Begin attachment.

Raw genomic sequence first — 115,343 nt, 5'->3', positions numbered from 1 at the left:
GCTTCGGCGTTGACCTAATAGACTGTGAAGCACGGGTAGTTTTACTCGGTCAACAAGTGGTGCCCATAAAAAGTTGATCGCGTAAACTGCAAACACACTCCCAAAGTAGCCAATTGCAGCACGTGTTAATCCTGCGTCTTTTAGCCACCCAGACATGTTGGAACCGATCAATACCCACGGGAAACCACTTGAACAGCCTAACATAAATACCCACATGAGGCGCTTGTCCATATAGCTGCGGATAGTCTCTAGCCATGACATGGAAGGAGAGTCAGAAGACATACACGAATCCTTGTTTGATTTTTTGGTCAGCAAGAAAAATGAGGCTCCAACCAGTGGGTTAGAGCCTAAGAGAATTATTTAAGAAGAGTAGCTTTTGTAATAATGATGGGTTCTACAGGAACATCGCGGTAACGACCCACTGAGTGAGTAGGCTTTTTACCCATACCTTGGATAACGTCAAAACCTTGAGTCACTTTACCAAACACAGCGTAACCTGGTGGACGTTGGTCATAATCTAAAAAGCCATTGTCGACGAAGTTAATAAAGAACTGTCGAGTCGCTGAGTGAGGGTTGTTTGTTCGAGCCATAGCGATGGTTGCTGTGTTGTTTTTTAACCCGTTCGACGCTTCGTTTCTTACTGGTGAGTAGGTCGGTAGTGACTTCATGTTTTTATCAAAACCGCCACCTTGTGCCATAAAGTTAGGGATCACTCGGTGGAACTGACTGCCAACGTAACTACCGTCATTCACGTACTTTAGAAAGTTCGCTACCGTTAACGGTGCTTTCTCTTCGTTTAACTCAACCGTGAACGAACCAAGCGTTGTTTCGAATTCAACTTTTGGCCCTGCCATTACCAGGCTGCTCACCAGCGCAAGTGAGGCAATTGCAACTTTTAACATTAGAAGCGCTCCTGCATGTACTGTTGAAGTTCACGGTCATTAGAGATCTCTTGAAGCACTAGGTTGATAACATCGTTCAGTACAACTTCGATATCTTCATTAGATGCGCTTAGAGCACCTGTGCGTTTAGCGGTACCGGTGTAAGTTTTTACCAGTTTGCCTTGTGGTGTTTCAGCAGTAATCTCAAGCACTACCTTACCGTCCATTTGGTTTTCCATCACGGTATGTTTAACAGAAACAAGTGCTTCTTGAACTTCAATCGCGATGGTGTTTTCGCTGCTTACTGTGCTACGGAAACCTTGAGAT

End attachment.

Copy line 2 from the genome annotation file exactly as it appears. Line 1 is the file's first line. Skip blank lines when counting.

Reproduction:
GCTTCGGCGTTGACCTAATAGACTGTGAAGCACGGGTAGTTTTACTCGGTCAACAAGTGGTGCCCATAAAAAGTTGATCGCGTAAACTGCAAACACACTCCCAAAGTAGCCAATTGCAGCACGTGTTAATCCTGCGTCTTTTAGCCACCCAGACATGTTGGAACCGATCAATACCCACGGGAAACCACTTGAACAGCCTAACATAAATACCCACATGAGGCGCTTGTCCATATAGCTGCGGATAGTCTCTAGCCATGACATGGAAGGAGAGTCAGAAGACATACACGAATCCTTGTTTGATTTTTTGGTCAGCAAGAAAAATGAGGCTCCAACCAGTGGGTTAGAGCCTAAGAGAATTATTTAAGAAGAGTAGCTTTTGTAATAATGATGGGTTCTACAGGAACATCGCGGTAACGACCCACTGAGTGAGTAGGCTTTTTACCCATACCTTGGATAACGTCAAAACCTTGAGTCACTTTACCAAACACAGCGTAACCTGGTGGACGTTGGTCATAATCTAAAAAGCCATTGTCGACGAAGTTAATAAAGAACTGTCGAGTCGCTGAGTGAGGGTTGTTTGTTCGAGCCATAGCGATGGTTGCTGTGTTGTTTTTTAACCCGTTCGACGCTTCGTTTCTTACTGGTGAGTAGGTCGGTAGTGACTTCATGTTTTTATCAAAACCGCCACCTTGTGCCATAAAGTTAGGGATCACTCGGTGGAACTGACTGCCAACGTAACTACCGTCATTCACGTACTTTAGAAAGTTCGCTACCGTTAACGGTGCTTTCTCTTCGTTTAACTCAACCGTGAACGAACCAAGCGTTGTTTCGAATTCAACTTTTGGCCCTGCCATTACCAGGCTGCTCACCAGCGCAAGTGAGGCAATTGCAACTTTTAACATTAGAAGCGCTCCTGCATGTACTGTTGAAGTTCACGGTCATTAGAGATCTCTTGAAGCACTAGGTTGATAACATCGTTCAGTACAACTTCGATATCTTCATTAGATGCGCTTAGAGCACCTGTGCGTTTAGCGGTACCGGTGTAAGTTTTTACCAGTTTGCCTTGTGGTGTTTCAGCAGTAATCTCAAGCACTACCTTACCGTCCATTTGGTTTTCCATCACGGTATGTTTAACAGAAACAAGTGCTTCTTGAACTTCAATCGCGATGGTGTTTTCGCTGCTTACTGTGCTACGGAAACCTTGAGAT